Northland midwives were the first to begin yesterday’s strike. Photo / Supplied

A “symbolic hikoi” is under way across the country as midwives begin rolling strikes in support of contract negotiations.

Their union is ”cautiously optimistic” about a new deal that addresses key issues in the dispute. It was put to negotiators last week, but no formal offer has yet been made.

Northland District Health Board midwives yesterday set up a picket line at Mander Park in Whangārei as Midwifery Employee Representation and Advisory Service (Meras) members begin week-long rolling action, starting at the country’s north and south ends and each day moving closer to Parliament.

Co-leader Jill Ovens said the Meras union will recommend members ratify the latest proposal if it does become a formal offer.

Northland DHB employs 60 midwives, 90 per cent of whom are Meras members.

Staffing contingency plans were in place to manage any disruption caused by yesterday’s strike, which lasted from 9am to 9pm.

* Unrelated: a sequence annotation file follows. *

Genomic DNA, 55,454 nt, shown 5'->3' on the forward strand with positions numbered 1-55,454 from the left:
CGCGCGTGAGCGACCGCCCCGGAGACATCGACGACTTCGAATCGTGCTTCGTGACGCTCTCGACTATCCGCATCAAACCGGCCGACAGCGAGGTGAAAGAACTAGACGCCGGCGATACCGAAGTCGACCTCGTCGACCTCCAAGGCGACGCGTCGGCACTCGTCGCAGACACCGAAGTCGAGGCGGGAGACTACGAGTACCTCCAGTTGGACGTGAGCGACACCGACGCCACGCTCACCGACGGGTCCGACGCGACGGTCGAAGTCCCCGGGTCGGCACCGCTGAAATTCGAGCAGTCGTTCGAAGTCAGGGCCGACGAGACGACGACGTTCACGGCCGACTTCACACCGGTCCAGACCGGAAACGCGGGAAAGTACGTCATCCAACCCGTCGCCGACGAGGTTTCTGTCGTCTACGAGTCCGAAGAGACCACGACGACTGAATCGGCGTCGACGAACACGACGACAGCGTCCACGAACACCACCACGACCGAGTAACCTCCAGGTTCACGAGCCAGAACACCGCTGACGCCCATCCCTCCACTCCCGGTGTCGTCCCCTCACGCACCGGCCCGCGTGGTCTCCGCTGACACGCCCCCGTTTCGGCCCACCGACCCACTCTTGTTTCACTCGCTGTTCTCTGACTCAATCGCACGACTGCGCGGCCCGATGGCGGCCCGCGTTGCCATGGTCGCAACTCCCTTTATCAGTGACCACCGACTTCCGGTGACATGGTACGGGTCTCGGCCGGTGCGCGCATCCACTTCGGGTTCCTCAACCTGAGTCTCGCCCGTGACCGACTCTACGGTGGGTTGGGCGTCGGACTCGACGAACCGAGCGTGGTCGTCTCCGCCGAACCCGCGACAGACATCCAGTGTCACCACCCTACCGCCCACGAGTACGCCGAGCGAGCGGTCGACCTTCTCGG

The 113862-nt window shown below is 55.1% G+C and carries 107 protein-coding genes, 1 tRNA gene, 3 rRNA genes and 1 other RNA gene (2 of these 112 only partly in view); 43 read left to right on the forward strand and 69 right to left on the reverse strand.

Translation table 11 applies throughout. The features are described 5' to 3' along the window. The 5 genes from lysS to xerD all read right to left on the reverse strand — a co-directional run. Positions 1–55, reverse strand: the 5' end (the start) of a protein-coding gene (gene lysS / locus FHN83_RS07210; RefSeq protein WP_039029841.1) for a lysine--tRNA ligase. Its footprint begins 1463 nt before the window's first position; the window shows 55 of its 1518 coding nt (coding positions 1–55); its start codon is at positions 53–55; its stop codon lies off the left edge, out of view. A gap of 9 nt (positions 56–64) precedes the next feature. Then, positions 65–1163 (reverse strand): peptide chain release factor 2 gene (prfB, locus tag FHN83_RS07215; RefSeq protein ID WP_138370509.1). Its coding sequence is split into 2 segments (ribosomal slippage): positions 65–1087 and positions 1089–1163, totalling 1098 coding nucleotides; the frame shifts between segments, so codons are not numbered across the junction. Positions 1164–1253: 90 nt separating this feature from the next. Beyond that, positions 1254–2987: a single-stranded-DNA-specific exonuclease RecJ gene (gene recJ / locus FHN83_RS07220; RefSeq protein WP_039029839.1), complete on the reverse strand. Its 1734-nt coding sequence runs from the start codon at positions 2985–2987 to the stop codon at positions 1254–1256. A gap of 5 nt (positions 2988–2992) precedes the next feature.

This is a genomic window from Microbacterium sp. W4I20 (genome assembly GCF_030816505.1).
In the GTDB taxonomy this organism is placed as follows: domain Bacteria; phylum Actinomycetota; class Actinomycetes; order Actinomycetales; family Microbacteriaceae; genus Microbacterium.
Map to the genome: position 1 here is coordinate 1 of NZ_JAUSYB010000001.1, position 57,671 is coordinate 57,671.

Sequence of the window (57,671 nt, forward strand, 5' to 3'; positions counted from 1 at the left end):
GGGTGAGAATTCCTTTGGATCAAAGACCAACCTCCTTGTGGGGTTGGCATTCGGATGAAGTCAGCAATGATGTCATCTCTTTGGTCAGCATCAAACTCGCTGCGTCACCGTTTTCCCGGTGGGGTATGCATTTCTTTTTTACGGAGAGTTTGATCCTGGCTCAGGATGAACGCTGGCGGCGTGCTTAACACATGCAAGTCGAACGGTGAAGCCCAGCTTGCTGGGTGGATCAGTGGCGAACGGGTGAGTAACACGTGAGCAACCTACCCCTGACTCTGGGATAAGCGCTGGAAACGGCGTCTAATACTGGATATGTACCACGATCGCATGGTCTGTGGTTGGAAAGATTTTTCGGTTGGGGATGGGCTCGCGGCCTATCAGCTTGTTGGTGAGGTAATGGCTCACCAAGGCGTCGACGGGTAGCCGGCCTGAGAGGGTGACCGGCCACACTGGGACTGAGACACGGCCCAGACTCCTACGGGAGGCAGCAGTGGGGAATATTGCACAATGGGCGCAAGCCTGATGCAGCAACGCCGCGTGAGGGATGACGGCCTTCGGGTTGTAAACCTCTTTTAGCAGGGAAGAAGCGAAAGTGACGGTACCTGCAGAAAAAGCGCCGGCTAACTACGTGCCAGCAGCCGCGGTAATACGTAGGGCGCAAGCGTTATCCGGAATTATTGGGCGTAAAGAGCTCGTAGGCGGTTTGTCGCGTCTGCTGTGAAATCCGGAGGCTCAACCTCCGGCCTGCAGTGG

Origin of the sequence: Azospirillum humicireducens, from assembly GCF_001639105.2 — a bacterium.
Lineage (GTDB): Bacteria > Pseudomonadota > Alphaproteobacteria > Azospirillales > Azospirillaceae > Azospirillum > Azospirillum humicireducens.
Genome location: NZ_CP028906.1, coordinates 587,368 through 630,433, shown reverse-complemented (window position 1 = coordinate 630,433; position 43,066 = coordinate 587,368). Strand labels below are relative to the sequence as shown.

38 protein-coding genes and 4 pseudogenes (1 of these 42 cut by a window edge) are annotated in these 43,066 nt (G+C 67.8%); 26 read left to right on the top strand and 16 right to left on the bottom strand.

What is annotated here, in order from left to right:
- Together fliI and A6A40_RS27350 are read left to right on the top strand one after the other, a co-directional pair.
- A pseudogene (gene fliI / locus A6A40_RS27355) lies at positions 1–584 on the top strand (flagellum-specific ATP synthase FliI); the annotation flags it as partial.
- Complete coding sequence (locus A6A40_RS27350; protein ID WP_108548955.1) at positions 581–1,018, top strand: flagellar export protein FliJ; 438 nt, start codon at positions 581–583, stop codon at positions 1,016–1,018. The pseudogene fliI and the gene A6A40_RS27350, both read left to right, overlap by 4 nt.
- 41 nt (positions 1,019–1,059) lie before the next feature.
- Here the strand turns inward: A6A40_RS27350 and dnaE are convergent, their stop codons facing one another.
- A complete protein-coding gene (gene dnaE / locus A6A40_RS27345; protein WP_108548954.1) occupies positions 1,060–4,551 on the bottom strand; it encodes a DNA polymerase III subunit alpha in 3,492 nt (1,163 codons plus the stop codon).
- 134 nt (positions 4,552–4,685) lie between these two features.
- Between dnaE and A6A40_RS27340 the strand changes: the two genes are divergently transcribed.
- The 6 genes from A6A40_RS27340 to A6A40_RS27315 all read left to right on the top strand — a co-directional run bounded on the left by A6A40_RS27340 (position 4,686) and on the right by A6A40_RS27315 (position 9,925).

”To date patients have been very supportive of staff,” said Deb Pittam, NDHB midwifery and maternity services manager. “We have been very careful to explain what is happening and clear that they will receive great midwifery care if needed, despite the strike.”

In December, health boards criticised Meras for turning down a 9 per cent pay rise over the next 18 months, plus two pay-step increases and a lump-sum payment.

Midwives had been offered the same pay deal negotiated by the New Zealand Nurses Organisation (NZNO) for nurses.

Meras proposed lifting the starting salary for midwives from $49,450 to $56,788, equivalent to the second step of the nurses’ pay scale.

Midwives have different skills and qualifications from most nurses, Meras said. They have a high level of responsibility, study for a four-year equivalent direct-entry degree, and their practice includes high-level, clinical decision-making.

Source: Northern Advocate and YUDU

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